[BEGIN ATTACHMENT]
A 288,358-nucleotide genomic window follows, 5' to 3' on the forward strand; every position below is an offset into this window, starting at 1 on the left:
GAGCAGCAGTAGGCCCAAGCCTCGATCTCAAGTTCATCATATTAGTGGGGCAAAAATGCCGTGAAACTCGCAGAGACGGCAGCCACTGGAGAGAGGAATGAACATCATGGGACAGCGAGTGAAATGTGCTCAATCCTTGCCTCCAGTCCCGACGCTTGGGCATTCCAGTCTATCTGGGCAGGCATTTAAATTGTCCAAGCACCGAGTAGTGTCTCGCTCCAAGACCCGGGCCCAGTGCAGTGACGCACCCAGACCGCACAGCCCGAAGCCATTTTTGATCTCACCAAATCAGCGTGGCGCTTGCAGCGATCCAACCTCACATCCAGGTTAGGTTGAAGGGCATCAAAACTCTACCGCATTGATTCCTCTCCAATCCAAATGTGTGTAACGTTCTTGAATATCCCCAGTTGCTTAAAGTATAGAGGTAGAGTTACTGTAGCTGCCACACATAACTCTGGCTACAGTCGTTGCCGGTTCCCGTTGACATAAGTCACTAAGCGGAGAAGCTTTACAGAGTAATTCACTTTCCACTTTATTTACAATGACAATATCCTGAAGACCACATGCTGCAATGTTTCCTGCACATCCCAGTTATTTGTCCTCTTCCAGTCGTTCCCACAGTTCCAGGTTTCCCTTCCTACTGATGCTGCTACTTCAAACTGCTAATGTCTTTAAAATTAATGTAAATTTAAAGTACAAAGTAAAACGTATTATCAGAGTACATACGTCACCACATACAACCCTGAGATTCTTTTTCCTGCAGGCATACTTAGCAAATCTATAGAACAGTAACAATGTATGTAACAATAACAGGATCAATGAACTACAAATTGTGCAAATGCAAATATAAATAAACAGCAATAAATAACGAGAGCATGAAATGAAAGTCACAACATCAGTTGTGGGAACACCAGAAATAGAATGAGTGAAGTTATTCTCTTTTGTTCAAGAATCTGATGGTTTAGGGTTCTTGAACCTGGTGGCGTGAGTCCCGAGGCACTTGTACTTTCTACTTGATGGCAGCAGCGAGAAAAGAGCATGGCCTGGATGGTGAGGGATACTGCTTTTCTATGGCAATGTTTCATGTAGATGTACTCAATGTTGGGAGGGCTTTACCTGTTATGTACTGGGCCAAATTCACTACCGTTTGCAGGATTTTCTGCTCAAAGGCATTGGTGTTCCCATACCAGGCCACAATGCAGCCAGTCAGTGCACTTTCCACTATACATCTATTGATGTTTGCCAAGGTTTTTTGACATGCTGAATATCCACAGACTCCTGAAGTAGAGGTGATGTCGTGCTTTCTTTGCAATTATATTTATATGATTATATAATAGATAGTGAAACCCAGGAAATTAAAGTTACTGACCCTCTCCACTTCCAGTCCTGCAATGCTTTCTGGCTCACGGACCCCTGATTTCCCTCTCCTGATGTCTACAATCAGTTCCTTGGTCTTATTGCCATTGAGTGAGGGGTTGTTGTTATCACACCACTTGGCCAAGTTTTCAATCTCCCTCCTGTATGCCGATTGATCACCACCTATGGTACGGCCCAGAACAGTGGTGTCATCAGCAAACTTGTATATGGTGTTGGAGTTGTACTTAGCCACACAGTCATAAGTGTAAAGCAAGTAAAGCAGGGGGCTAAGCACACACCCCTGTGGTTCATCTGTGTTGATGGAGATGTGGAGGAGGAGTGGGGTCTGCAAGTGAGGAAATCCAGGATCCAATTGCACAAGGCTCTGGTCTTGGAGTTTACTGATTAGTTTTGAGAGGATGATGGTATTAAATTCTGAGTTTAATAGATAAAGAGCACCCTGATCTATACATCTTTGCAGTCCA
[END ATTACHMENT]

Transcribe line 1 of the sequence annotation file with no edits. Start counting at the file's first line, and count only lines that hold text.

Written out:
A 288,358-nucleotide genomic window follows, 5' to 3' on the forward strand; every position below is an offset into this window, starting at 1 on the left: